My kids and I stood bundled up in 6-degree weather, wearing facemasks and snow pants while trying to work a handheld GPS along the Wisconsin Ice Age Trail in Devil’s Lake State Park. The land was barren, brown and peaceful — a typical winter landscape.
“I think we’re supposed to go that way,” 10-year-old Caleb said uncertainly, pointing, while 8-year-old Anna shivered beside him. Why didn’t I pay closer attention to the park naturalist’s instructions?
It’s said that the average American child engages in only four to seven minutes a day of unstructured play outdoors. I’ve come to realize that for our children to grow up caring about our planet, I need to fight my urge to hibernate and expose them to a winter wilderness that extends beyond the backyard.
That’s why we decided to try Wisconsin’s family-oriented ColdCaching program. It runs along the Ice Age Trail, which winds through 31 counties and is one of 11 National Scenic Trails.
ColdCaching is like geocaching, except instead of using latitude and longitude to hunt for treasures hidden by other players, you climb and hike to discover geological formations left behind by retreating glaciers around 12,000 years ago.
“We wanted people to get out on the Ice Age Trail and learn about the geology,” said Dolly McNulty, volunteer ColdCaching coordinator, who originated the program.
It’s a great idea — if you can work a GPS. (You can also use the Ice Age Trail Atlas, available at iceagetrail.org.)
Our hike began around noon, when we picked up our free supplies at the park’s nature center. Inside the blue backpack was information on the seven ColdCaching sites and a simple handheld Garmin GPS. A park naturalist walked me through the preprogrammed device.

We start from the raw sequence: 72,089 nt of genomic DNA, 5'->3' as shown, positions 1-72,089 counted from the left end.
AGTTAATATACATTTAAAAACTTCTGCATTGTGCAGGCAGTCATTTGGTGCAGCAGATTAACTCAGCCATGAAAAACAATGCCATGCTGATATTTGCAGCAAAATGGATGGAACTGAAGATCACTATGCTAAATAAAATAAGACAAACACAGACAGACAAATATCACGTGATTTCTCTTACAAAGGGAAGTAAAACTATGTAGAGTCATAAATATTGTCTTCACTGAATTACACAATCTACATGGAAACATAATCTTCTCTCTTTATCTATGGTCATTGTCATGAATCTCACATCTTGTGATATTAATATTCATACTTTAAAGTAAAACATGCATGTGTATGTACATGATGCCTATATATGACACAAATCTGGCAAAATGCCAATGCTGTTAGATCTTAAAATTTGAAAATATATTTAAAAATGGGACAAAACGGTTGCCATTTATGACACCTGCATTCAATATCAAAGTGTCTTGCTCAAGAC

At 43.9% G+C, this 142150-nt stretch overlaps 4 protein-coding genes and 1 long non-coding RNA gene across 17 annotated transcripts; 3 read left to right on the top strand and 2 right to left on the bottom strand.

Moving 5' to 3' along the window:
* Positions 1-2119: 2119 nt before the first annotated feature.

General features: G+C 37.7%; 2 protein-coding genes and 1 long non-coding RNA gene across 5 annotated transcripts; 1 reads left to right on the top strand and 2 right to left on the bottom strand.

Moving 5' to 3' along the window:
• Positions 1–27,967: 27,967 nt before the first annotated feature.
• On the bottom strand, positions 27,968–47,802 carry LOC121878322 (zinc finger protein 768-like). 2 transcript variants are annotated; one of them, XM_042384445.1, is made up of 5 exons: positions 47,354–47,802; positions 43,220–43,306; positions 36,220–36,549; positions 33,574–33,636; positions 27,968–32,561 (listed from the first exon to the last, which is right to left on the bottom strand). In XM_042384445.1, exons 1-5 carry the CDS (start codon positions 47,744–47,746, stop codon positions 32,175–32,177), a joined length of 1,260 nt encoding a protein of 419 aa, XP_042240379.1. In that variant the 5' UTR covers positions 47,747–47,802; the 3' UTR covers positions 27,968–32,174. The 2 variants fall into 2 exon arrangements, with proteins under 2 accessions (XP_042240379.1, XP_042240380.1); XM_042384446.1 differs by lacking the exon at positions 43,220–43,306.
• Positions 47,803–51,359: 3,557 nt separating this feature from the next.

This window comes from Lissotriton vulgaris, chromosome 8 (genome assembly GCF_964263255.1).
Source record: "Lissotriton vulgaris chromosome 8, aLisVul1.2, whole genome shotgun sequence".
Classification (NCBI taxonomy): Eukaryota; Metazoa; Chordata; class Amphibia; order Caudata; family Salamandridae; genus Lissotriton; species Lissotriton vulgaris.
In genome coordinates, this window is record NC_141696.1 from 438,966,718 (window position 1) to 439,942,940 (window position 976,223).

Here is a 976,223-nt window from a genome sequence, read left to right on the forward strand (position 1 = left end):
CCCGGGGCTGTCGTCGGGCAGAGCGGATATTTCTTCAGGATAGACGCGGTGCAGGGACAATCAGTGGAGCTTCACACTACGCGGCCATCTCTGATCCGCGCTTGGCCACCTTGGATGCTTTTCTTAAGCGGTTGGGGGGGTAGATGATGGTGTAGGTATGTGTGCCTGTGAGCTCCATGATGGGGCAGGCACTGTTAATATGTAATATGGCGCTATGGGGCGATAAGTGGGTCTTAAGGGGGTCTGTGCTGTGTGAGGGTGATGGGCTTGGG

Caleb, eager to pair two of his favorite things — technology and the outdoors — headed outside with it, ready for adventure.
“Some of these trails are too icy,” the naturalist said, gesturing to Anna. She put X’s on a paper map to recommend three sites. It took me a moment to figure out which way was north, given that I had relied on my iPhone’s GPS to get into the park.
All three sites were close enough to the road that we non-hiking ColdCaching novices could find them.
Our first stop was Steinke’s Basin, an extinct glacial lake.
“I don’t get what we’re supposed to be looking at,” Anna said. There was nothing striking about the land in front of us, mostly just dead and dormant plants. But McNulty has done a beautiful job of writing up the sites for visitors, and I flipped through the laminated, ringed sheets that she had put in the backpack. I read out loud about how the glaciers carved out the former lake.
“It’s what used to be there that interests us,” Caleb said.
“Right,” I said, as we pulled on our gloves. We got out of the car, and he led us with the GPS down a footpath to hike the basin. The dotted path on its interface switched directions, so he tried switching directions, too. Again, the arrow moved.